If your kid has food allergies, trick-or-treating can be a seriously scary evening out. Many kids are unable to eat items like milk, peanuts, eggs, and soy — ingredients found in many popular Halloween candies. But the Food Allergy Research & Education (FARE) group is raising awareness and making Halloween fun again for kids who may have had to previously sit this holiday out.

The Teal Pumpkin Project launched in 2014, is designed to encourage inclusiveness on Halloween by making it easy for kids and their families to spot the houses offering allergy-friendly treats. Because of the vast array of allergies, participating houses may even opt to have “non-food treats” such as small toys, books, stickers or crayons.

Participating houses are instructed to paint a pumpkin the color teal and put it on their porch or stoop in an obvious location. This way, parents will know that house is safe for their family to stop.

This is what a teal pumpkin on the porch means

“We are thrilled to see so many people embracing the Teal Pumpkin Project as a way to ensure kids with food allergies can enjoy a safe, fun Halloween experience just like their friends,” Veronica LaFemina, a spokeswoman for the organization, told CNN.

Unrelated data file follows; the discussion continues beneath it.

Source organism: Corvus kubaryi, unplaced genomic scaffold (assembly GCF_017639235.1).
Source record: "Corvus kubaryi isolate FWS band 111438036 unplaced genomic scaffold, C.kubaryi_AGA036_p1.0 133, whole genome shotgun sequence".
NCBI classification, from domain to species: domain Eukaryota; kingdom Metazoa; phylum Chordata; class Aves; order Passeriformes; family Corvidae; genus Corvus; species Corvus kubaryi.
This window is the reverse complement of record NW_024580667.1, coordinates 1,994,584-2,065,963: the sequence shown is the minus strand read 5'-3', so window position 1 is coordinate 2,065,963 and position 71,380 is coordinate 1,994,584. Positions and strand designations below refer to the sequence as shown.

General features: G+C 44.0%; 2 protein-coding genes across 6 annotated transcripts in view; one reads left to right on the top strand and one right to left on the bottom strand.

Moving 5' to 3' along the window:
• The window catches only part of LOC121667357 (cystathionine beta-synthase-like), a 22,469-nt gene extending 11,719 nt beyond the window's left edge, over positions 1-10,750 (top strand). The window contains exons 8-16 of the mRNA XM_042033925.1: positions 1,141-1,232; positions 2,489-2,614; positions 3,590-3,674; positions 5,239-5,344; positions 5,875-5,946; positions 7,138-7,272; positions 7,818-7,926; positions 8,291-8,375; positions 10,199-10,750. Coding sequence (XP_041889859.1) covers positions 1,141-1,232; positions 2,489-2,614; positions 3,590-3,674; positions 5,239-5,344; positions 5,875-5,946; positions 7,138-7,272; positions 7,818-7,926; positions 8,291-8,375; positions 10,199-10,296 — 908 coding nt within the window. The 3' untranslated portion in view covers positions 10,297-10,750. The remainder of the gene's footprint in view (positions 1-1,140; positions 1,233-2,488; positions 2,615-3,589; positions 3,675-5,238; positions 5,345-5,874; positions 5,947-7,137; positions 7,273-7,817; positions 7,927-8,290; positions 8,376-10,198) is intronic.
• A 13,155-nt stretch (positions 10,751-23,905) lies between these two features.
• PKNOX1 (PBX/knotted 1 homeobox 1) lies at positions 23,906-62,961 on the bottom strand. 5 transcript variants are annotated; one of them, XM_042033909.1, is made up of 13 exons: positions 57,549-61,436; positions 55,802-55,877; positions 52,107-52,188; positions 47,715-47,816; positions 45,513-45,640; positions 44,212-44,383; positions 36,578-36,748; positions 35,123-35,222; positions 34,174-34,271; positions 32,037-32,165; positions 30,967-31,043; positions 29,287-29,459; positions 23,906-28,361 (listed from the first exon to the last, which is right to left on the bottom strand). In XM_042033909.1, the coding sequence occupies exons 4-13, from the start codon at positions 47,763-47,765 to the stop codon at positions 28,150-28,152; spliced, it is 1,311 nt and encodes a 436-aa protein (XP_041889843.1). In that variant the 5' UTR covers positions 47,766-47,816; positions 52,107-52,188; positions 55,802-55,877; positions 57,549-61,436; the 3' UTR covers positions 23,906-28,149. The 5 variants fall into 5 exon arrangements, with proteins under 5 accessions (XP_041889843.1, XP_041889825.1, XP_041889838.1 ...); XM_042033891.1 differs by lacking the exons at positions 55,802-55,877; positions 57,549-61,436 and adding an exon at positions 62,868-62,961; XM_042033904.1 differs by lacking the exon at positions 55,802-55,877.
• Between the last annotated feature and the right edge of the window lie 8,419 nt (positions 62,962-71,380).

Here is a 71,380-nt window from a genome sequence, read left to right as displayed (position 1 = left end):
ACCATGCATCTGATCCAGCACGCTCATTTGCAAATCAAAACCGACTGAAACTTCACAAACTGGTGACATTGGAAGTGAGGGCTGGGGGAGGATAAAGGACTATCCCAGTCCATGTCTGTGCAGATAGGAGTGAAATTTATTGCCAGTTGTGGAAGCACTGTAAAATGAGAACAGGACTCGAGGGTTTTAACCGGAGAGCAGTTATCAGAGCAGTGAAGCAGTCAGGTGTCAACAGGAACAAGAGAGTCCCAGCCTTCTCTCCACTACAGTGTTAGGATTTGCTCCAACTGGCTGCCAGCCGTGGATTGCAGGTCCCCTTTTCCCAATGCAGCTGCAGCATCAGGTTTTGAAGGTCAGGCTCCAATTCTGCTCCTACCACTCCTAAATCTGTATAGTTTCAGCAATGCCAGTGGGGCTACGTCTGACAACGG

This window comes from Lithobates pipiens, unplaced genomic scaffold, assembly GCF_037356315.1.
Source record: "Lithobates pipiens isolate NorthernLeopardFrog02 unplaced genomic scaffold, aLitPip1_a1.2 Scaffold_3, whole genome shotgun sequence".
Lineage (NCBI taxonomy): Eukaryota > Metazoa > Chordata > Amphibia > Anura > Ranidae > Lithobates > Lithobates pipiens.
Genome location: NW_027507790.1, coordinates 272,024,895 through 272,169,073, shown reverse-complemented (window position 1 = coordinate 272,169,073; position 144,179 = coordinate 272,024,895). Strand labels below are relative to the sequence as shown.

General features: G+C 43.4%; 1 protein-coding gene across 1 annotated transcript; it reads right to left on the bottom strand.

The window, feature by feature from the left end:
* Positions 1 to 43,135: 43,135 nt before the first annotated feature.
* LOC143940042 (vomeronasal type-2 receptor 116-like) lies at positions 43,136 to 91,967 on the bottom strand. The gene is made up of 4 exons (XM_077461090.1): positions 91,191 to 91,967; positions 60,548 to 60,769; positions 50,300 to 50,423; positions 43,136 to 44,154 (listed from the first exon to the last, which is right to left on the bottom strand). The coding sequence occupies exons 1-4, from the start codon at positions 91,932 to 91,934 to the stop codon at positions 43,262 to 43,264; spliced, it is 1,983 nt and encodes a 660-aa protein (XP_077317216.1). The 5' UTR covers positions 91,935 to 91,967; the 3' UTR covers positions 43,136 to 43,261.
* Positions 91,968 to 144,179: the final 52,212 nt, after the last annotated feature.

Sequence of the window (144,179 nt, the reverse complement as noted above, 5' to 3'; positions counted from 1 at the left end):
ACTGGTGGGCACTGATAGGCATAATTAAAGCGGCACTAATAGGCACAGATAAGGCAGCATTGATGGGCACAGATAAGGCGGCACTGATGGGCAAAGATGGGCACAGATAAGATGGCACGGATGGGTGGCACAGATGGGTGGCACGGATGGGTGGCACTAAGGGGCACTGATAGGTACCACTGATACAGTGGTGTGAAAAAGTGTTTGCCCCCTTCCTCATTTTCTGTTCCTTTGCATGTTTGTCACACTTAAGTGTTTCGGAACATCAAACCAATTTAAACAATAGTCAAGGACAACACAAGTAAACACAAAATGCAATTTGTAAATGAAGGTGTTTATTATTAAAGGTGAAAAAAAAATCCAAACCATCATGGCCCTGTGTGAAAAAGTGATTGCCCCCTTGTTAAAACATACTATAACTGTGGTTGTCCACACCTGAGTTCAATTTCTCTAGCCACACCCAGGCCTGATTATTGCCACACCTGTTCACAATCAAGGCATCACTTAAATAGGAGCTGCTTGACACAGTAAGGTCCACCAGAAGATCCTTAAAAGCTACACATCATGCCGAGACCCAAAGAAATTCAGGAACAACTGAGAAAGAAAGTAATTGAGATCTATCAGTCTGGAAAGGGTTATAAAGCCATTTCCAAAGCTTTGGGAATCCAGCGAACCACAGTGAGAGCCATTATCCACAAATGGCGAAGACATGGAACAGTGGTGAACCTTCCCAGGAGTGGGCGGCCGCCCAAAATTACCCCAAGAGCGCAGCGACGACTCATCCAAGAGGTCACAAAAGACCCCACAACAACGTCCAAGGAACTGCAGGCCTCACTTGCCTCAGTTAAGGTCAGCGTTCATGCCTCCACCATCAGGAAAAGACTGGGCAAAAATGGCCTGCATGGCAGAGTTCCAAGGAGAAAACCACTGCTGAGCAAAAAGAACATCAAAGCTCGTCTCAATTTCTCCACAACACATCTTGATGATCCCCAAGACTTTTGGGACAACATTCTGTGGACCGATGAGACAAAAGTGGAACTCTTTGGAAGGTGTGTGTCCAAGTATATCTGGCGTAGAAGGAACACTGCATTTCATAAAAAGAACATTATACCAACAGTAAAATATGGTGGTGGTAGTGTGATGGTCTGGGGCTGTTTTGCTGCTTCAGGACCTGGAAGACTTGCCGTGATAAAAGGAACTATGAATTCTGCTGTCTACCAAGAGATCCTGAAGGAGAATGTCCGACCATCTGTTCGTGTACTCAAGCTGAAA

Families looking to participate can visit FARE’s website for more information and other great ideas for non-food treats.

Worried your neighborhood might not have any houses in the Project? The website has a map where you can register your own house as a Teal Pumpkin house, and also see where other participants are in your area.

Researchers estimate that up to 15 million Americans have food allergies, including about 5.9 million children under 18 — or about 1 in every 13 children. About 30 percent of children with food allergies are allergic to more than one food.

The Centers for Disease Control & Prevention reports that food allergies are becoming more common in children, increasing by 50 percent from 1997 to 2011. The prevalence of peanut or tree allergies has more than tripled between 1997 and 2008.

ALSO SEE: The sweet history of candy corn.

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Meghan is a full-time writer exploring the fun facts behind food. She lives a healthy lifestyle but lives for breakfast, dessert and anything with marinara. She’s thrown away just as many meals as she’s proud of.